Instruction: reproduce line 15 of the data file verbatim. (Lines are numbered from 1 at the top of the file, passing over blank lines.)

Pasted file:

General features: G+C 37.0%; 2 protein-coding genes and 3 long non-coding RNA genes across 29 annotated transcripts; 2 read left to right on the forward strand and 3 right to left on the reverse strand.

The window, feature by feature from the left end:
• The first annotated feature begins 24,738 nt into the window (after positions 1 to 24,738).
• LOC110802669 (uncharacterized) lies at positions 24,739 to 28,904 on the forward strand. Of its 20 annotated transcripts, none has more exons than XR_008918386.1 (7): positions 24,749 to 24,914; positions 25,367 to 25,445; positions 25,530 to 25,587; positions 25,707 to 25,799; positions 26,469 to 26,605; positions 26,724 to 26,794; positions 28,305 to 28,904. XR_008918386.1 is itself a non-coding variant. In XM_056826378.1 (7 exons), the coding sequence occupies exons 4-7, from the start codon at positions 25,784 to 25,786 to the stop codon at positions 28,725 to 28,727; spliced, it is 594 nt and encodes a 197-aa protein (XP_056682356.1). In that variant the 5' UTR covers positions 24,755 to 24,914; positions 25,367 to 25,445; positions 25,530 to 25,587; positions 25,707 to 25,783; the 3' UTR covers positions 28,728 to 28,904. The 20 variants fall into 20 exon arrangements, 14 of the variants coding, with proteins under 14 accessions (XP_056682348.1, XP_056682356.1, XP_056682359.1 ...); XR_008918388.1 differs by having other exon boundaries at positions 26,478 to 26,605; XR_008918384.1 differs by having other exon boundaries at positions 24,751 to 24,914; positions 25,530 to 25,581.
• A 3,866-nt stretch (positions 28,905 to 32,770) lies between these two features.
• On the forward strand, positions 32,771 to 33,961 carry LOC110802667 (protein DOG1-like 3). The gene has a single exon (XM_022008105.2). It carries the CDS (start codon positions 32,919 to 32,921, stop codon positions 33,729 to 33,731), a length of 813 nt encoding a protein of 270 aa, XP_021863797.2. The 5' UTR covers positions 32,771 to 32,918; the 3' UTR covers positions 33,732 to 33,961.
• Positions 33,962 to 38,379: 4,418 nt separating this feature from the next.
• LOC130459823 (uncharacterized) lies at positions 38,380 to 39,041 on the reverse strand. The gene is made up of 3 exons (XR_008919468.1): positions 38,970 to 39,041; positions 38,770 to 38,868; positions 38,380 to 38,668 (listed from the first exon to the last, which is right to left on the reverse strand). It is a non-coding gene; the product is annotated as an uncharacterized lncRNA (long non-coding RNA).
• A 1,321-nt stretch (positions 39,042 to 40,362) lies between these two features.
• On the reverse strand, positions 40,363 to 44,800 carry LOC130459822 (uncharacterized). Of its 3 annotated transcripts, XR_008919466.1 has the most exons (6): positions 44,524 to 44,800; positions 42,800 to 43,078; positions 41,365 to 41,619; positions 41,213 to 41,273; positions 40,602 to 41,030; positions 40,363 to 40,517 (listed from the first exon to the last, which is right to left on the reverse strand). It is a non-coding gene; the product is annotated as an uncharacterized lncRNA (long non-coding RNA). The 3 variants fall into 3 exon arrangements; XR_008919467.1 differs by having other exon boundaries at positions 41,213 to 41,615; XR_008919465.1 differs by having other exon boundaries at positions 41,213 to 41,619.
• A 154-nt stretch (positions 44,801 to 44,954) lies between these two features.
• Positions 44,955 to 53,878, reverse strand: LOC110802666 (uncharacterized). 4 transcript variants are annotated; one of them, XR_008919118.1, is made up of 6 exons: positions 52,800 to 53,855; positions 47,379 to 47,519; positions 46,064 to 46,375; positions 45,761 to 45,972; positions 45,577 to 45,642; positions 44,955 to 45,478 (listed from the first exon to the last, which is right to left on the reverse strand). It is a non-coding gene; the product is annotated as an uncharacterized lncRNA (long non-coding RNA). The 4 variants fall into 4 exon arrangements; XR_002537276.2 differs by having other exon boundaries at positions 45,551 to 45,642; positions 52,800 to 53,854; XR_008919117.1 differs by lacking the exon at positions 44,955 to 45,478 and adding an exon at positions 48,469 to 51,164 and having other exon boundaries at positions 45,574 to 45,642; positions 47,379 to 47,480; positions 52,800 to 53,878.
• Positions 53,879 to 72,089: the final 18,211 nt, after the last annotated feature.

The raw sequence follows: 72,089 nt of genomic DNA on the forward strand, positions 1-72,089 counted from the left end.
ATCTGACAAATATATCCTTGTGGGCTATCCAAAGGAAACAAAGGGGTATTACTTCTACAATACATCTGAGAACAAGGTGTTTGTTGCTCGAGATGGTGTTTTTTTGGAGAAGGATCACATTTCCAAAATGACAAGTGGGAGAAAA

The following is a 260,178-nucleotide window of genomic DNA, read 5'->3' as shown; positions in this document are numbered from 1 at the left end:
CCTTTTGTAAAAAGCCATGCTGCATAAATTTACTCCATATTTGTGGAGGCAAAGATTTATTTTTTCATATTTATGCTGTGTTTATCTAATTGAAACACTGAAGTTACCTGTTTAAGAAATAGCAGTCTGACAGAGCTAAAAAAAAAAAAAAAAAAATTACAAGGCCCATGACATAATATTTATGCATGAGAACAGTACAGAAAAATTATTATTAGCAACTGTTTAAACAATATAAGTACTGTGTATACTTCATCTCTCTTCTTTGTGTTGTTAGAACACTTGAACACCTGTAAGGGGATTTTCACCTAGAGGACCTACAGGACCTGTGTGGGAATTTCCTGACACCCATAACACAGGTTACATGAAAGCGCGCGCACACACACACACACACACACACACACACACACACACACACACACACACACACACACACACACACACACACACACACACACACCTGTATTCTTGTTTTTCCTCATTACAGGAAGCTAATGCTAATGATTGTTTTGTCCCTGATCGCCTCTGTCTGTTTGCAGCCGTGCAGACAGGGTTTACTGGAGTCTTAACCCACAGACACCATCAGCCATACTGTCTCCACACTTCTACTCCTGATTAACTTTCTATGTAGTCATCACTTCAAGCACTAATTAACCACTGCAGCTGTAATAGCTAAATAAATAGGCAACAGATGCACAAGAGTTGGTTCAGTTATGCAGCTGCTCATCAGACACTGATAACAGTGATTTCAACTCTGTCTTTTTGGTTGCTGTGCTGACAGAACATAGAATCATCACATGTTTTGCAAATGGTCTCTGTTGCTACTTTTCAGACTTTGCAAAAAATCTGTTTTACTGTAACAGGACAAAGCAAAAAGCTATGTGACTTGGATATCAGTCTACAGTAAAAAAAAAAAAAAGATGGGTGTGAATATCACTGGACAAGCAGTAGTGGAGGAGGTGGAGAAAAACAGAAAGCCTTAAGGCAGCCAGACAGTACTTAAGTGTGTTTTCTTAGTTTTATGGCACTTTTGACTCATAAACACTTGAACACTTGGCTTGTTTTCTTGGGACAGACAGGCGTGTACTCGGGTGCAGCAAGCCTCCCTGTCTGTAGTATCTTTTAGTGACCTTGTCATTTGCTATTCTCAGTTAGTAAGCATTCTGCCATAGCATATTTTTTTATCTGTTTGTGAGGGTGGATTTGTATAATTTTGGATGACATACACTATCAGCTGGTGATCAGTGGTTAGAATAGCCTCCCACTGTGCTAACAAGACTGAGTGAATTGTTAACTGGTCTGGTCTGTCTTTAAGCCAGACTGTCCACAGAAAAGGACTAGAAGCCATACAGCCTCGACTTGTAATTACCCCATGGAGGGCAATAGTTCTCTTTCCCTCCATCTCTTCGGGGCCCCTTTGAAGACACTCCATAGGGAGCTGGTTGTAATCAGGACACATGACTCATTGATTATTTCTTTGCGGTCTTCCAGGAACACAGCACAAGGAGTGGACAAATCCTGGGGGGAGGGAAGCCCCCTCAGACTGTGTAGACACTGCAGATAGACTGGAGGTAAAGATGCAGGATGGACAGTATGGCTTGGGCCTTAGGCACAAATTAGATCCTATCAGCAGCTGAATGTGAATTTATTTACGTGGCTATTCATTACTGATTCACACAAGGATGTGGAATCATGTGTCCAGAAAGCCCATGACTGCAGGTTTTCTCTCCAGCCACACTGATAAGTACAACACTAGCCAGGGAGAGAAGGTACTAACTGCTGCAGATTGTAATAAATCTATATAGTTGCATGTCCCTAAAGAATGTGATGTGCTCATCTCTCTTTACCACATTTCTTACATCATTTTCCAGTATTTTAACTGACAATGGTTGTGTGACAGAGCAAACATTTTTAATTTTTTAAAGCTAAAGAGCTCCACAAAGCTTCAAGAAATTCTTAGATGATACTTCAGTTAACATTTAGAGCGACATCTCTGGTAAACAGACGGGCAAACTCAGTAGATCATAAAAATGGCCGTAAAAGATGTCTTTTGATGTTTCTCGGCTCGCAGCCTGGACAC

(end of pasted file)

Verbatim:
ATCTGACAAATATATCCTTGTGGGCTATCCAAAGGAAACAAAGGGGTATTACTTCTACAATACATCTGAGAACAAGGTGTTTGTTGCTCGAGATGGTGTTTTTTTGGAGAAGGATCACATTTCCAAAATGACAAGTGGGAGAAAA